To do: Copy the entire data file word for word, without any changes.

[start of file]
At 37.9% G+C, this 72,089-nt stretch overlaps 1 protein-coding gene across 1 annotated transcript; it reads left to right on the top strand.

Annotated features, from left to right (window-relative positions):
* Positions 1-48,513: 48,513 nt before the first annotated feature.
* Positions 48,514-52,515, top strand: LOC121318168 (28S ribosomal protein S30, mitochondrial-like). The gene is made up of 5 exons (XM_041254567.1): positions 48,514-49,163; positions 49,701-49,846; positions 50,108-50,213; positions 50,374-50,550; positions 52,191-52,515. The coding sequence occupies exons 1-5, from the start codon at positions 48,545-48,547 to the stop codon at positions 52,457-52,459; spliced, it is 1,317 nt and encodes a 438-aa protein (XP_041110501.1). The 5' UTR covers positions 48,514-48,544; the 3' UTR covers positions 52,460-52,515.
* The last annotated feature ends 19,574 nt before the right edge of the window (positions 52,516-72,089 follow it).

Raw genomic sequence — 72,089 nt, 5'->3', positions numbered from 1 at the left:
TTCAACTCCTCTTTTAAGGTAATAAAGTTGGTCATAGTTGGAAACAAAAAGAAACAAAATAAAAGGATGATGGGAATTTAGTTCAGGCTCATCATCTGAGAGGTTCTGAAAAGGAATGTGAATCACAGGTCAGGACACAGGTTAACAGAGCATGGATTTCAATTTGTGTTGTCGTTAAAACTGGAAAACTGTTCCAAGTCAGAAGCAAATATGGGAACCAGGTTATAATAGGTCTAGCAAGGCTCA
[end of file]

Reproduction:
At 37.9% G+C, this 72,089-nt stretch overlaps 1 protein-coding gene across 1 annotated transcript; it reads left to right on the top strand.

Annotated features, from left to right (window-relative positions):
* Positions 1-48,513: 48,513 nt before the first annotated feature.
* Positions 48,514-52,515, top strand: LOC121318168 (28S ribosomal protein S30, mitochondrial-like). The gene is made up of 5 exons (XM_041254567.1): positions 48,514-49,163; positions 49,701-49,846; positions 50,108-50,213; positions 50,374-50,550; positions 52,191-52,515. The coding sequence occupies exons 1-5, from the start codon at positions 48,545-48,547 to the stop codon at positions 52,457-52,459; spliced, it is 1,317 nt and encodes a 438-aa protein (XP_041110501.1). The 5' UTR covers positions 48,514-48,544; the 3' UTR covers positions 52,460-52,515.
* The last annotated feature ends 19,574 nt before the right edge of the window (positions 52,516-72,089 follow it).

Raw genomic sequence — 72,089 nt, 5'->3', positions numbered from 1 at the left:
TTCAACTCCTCTTTTAAGGTAATAAAGTTGGTCATAGTTGGAAACAAAAAGAAACAAAATAAAAGGATGATGGGAATTTAGTTCAGGCTCATCATCTGAGAGGTTCTGAAAAGGAATGTGAATCACAGGTCAGGACACAGGTTAACAGAGCATGGATTTCAATTTGTGTTGTCGTTAAAACTGGAAAACTGTTCCAAGTCAGAAGCAAATATGGGAACCAGGTTATAATAGGTCTAGCAAGGCTCA